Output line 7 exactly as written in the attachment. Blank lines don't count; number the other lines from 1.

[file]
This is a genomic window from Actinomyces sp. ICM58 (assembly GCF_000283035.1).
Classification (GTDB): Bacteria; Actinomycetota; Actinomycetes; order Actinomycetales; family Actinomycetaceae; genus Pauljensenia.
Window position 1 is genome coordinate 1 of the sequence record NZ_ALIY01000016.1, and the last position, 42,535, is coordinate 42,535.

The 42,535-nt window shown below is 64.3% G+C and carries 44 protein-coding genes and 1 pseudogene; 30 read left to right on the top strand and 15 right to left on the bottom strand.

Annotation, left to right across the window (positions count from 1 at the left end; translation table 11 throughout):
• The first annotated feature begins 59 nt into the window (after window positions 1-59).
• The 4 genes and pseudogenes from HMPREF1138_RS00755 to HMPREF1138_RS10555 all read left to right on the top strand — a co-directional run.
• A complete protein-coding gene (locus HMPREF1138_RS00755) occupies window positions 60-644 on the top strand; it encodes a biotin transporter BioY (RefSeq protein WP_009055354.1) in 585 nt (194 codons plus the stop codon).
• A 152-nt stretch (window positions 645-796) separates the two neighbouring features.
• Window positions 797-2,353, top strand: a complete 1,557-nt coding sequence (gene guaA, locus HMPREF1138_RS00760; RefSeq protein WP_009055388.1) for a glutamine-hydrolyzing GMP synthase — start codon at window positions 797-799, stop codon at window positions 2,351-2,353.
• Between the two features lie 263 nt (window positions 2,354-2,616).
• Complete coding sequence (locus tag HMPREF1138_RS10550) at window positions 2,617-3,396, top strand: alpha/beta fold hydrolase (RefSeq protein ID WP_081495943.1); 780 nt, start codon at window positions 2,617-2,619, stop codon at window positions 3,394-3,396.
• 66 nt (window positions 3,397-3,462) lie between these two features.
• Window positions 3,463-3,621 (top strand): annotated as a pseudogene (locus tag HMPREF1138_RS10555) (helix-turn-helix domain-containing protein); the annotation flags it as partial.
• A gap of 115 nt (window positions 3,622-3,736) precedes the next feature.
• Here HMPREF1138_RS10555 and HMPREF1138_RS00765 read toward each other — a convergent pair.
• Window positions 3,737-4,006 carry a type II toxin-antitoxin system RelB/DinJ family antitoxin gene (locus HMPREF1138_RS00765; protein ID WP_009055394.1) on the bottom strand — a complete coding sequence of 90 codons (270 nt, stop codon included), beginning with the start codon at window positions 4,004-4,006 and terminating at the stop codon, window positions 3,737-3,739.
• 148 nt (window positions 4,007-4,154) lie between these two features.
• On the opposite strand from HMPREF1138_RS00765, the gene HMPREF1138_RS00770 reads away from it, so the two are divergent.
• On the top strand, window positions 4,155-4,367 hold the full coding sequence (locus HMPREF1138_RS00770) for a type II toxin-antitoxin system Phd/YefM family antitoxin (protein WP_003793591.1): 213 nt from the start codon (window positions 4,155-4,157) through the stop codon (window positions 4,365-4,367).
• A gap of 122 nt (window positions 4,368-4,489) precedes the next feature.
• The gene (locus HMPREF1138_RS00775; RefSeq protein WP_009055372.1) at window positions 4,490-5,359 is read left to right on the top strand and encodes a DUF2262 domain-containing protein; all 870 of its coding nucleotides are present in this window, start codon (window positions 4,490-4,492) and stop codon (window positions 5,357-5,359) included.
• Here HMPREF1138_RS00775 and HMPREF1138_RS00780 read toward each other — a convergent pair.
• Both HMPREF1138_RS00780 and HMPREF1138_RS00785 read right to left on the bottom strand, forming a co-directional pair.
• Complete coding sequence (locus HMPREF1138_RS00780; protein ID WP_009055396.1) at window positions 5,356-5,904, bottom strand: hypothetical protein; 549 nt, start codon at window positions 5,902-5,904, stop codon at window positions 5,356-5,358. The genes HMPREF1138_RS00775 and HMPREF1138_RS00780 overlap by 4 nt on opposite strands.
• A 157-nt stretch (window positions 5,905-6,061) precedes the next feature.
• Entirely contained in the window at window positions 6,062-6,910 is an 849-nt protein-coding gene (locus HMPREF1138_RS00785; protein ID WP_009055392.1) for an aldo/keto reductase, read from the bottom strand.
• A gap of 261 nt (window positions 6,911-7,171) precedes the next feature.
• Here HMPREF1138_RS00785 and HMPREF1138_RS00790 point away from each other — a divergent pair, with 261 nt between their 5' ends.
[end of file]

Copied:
• The 4 genes and pseudogenes from HMPREF1138_RS00755 to HMPREF1138_RS10555 all read left to right on the top strand — a co-directional run.